Download The Broken Citadel fb2

by Joyce Gregorian
Download The Broken Citadel fb2
  • Author:
    Joyce Gregorian
  • ISBN:
    0441080995
  • ISBN13:
    978-0441080991
  • Genre:
  • Publisher:
    Ace Books (January 1, 1983)
  • Language:
  • FB2 format
    1299 kb
  • ePUB format
    1315 kb
  • DJVU format
    1958 kb
  • Rating:
    4.6
  • Votes:
    938
  • Formats:
    docx lrf doc mobi


The Broken Citadel introduces the heroine Sibby as a spunky and sensitive child. The book is illustrated with graphic designs by Gregorian herself, depicting the playing cards used in her book to predict the future.

The Broken Citadel introduces the heroine Sibby as a spunky and sensitive child. Sibby, steps through a broken window from the world of Massachusetts into another world, Tredana, in which things are not always what they seem - including herself. The world is a heady blend of European and Middle Eastern culture, in which the rich past of by-gone temples, kingdoms and religions is symbolized by the broken citadel.

The Broken Citadel book. I've read this book in german translation, but even so I just loved it. I think Joyce Ballou Gregorian creates a world like Tolkien and . In the Otherworld, change was afoot. The winds whistled through. Lewis had done before, but completely different to other fantasy-countries.

Gregorian's book is a multi-layered gem, in which her young heroine's greatest gift is her empathy and caring for others, and the courage to be true to her own heart.

Joyce Ballou Gregorian Hampshire (July 5, 1946 – April 29, 1991) was an American author, expert on Oriental rugs, and horse breeder. Joyce Ballou Gregorian was born in Boston, Massachusetts, the third child of Phebe Ballou, of New England descent and the noted oriental rug dealer and expert Arthur T. Gregorian, an Armenian immigrant. She graduated from Beaver Country Day School in 1963. She attended the University of Edinburgh for one year and graduated with honors from Radcliffe College in 1968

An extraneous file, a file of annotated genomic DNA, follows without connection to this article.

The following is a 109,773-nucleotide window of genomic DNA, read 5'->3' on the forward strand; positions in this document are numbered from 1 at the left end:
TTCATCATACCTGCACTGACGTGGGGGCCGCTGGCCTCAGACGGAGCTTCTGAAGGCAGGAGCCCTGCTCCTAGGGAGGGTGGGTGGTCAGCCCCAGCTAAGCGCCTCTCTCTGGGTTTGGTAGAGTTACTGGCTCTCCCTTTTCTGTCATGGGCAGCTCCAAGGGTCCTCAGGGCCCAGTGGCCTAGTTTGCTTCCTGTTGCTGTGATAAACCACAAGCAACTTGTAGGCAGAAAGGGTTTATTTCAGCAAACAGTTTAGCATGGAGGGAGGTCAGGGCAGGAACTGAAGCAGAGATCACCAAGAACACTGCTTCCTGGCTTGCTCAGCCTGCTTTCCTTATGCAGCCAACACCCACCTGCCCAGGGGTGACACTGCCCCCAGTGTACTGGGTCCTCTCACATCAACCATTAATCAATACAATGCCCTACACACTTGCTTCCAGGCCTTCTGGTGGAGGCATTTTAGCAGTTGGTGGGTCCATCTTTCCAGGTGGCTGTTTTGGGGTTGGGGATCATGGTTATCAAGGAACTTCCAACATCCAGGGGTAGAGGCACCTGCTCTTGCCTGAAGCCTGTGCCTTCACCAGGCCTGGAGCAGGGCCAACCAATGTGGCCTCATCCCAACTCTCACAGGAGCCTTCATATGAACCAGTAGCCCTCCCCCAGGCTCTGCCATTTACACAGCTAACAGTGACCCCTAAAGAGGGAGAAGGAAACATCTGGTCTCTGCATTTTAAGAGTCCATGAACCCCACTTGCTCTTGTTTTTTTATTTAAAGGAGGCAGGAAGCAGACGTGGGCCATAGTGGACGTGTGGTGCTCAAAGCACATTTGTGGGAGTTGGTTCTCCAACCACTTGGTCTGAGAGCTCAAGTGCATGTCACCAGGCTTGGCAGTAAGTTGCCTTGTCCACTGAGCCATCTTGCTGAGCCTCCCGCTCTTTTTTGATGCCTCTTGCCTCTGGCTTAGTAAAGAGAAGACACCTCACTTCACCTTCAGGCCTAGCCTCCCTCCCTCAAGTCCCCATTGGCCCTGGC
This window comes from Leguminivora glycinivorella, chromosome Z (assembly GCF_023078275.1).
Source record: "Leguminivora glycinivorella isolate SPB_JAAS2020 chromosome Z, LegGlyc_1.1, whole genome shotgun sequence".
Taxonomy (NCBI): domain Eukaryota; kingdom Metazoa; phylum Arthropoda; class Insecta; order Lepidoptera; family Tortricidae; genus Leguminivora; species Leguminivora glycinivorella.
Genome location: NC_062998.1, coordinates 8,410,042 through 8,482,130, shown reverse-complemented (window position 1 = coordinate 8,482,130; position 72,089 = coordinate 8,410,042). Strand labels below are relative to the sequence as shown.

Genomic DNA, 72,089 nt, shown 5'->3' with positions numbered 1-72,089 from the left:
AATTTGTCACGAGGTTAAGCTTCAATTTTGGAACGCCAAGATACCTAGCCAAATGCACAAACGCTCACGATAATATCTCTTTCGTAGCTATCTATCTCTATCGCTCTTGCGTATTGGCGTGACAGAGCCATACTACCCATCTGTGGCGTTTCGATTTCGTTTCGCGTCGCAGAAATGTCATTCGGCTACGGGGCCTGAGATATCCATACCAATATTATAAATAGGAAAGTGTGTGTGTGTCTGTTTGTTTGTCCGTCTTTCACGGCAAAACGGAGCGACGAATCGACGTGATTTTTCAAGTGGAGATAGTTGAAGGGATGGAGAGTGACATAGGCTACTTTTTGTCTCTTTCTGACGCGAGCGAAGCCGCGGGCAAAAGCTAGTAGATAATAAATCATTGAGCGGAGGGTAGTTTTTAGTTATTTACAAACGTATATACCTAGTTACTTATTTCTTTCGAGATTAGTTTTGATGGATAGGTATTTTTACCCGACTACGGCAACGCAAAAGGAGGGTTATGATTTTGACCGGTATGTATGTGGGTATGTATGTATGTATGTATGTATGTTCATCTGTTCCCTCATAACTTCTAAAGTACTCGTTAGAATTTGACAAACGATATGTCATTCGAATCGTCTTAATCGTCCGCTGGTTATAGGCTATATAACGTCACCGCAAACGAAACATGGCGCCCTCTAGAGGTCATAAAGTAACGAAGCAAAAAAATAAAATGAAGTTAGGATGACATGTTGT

by. Gregorian, Joyce Ballou. Books for People with Print Disabilities.

by. Internet Archive Books. Uploaded by Tracey Gutierres on December 3, 2014. SIMILAR ITEMS (based on metadata).

February 1984 : USA Mass Market Paperback.

Close X. Learn about new offers and get more deals by joining our newsletter.

She broke off, gazing at him quizzically. I think I see how the system works, Miss Page.

Born in Cardross, Scotland, A. J. Cronin studied at the University of Glasgow. In 1916 he served as a surgeon sub-lieutenant in the Royal Navy Volunteers Reserve, and at the war’s end he completed his medical studies and practiced in South Wales. He was later appointed to the Ministry of Mines, studying the medical problems of the mining industry. She broke off, gazing at him quizzically.

ISBN 10: 0441080995 ISBN 13: 9780441080991. Publisher: Ace Books, 1983.

Level: advanced Genre: novel Length: longest. Chapter one - The New Doctor. Chapter second - Fever. Chapter three - The Sewer. Chapter four - A Visit to the School. Chapter five - Christine. Chapter six - Curing a 'Madman'.

Brought to a strange world where strength of mind and spirit are constantly required of her, Sibby finds friends, adventure, and a sense of belonging.

Hugifyn
I read this book when I was 10 years old (I am now 40) and I never forgot it. When my niece turned 11 I searched and searched for this book to give it to her on her birthday. I finally found this "like new" copy on Amazon. I guess this book is out of print now because I could not find any new copies. The story of Sibby is one that every girl should read. It is a beautifully written story of a young girl's loyalty, strength and courage to do the right thing. This gem belongs on the shelf next to The Chronicles of Narnia.
Zololmaran
It's great and it showed up quickly.
Hasirri
I don't know why the Tredana Trilogy is still out of print. With the increasing popularity of epic fantasy fiction with female lead characters (i.e. the Outlander series, the Twilight series, and the entirety of the "paranormal romance" genre...) I would think this series would have reemerged by now. This series recounts the adventures of eleven-year-old Sibby, a Massachusetts fifth-grader who enters through a window in an abandoned Victorian house and finds herself transported into an alternate, magical world. The 3 books in the series follow her as she grows up in this world and the alternate world of Tredana: The Broken Citadel (book 1), Castledown (book 2), and The Great Wheel (book 3, the final book in the trilogy).
blodrayne